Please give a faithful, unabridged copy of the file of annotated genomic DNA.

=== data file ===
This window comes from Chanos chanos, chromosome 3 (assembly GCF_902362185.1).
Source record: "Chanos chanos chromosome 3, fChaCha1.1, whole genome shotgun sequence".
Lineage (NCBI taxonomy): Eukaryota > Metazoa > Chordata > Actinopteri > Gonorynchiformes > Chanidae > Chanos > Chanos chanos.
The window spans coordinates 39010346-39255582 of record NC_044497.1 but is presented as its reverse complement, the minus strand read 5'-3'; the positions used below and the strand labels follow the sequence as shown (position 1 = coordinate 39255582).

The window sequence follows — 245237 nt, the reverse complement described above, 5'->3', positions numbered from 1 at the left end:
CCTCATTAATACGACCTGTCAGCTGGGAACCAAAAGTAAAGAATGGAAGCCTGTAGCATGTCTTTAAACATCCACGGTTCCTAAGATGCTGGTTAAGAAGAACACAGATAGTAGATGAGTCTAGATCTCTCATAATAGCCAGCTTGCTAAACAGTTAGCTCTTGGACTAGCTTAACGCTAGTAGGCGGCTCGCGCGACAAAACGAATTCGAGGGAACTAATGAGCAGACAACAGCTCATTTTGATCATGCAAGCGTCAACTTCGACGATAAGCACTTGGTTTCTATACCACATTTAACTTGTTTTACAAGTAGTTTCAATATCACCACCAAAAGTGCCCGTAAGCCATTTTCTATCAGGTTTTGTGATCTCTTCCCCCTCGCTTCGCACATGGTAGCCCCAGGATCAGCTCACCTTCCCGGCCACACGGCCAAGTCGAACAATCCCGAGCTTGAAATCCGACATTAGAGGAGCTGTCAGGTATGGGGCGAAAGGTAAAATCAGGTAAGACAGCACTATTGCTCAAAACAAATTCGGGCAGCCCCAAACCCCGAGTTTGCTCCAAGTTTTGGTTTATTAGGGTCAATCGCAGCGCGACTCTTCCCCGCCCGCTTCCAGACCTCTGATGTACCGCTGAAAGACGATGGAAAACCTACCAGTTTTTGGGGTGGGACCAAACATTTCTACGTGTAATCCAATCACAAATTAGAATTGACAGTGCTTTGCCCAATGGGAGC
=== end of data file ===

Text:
This window comes from Chanos chanos, chromosome 3 (assembly GCF_902362185.1).
Source record: "Chanos chanos chromosome 3, fChaCha1.1, whole genome shotgun sequence".
Lineage (NCBI taxonomy): Eukaryota > Metazoa > Chordata > Actinopteri > Gonorynchiformes > Chanidae > Chanos > Chanos chanos.
The window spans coordinates 39010346-39255582 of record NC_044497.1 but is presented as its reverse complement, the minus strand read 5'-3'; the positions used below and the strand labels follow the sequence as shown (position 1 = coordinate 39255582).

The window sequence follows — 245237 nt, the reverse complement described above, 5'->3', positions numbered from 1 at the left end:
CCTCATTAATACGACCTGTCAGCTGGGAACCAAAAGTAAAGAATGGAAGCCTGTAGCATGTCTTTAAACATCCACGGTTCCTAAGATGCTGGTTAAGAAGAACACAGATAGTAGATGAGTCTAGATCTCTCATAATAGCCAGCTTGCTAAACAGTTAGCTCTTGGACTAGCTTAACGCTAGTAGGCGGCTCGCGCGACAAAACGAATTCGAGGGAACTAATGAGCAGACAACAGCTCATTTTGATCATGCAAGCGTCAACTTCGACGATAAGCACTTGGTTTCTATACCACATTTAACTTGTTTTACAAGTAGTTTCAATATCACCACCAAAAGTGCCCGTAAGCCATTTTCTATCAGGTTTTGTGATCTCTTCCCCCTCGCTTCGCACATGGTAGCCCCAGGATCAGCTCACCTTCCCGGCCACACGGCCAAGTCGAACAATCCCGAGCTTGAAATCCGACATTAGAGGAGCTGTCAGGTATGGGGCGAAAGGTAAAATCAGGTAAGACAGCACTATTGCTCAAAACAAATTCGGGCAGCCCCAAACCCCGAGTTTGCTCCAAGTTTTGGTTTATTAGGGTCAATCGCAGCGCGACTCTTCCCCGCCCGCTTCCAGACCTCTGATGTACCGCTGAAAGACGATGGAAAACCTACCAGTTTTTGGGGTGGGACCAAACATTTCTACGTGTAATCCAATCACAAATTAGAATTGACAGTGCTTTGCCCAATGGGAGC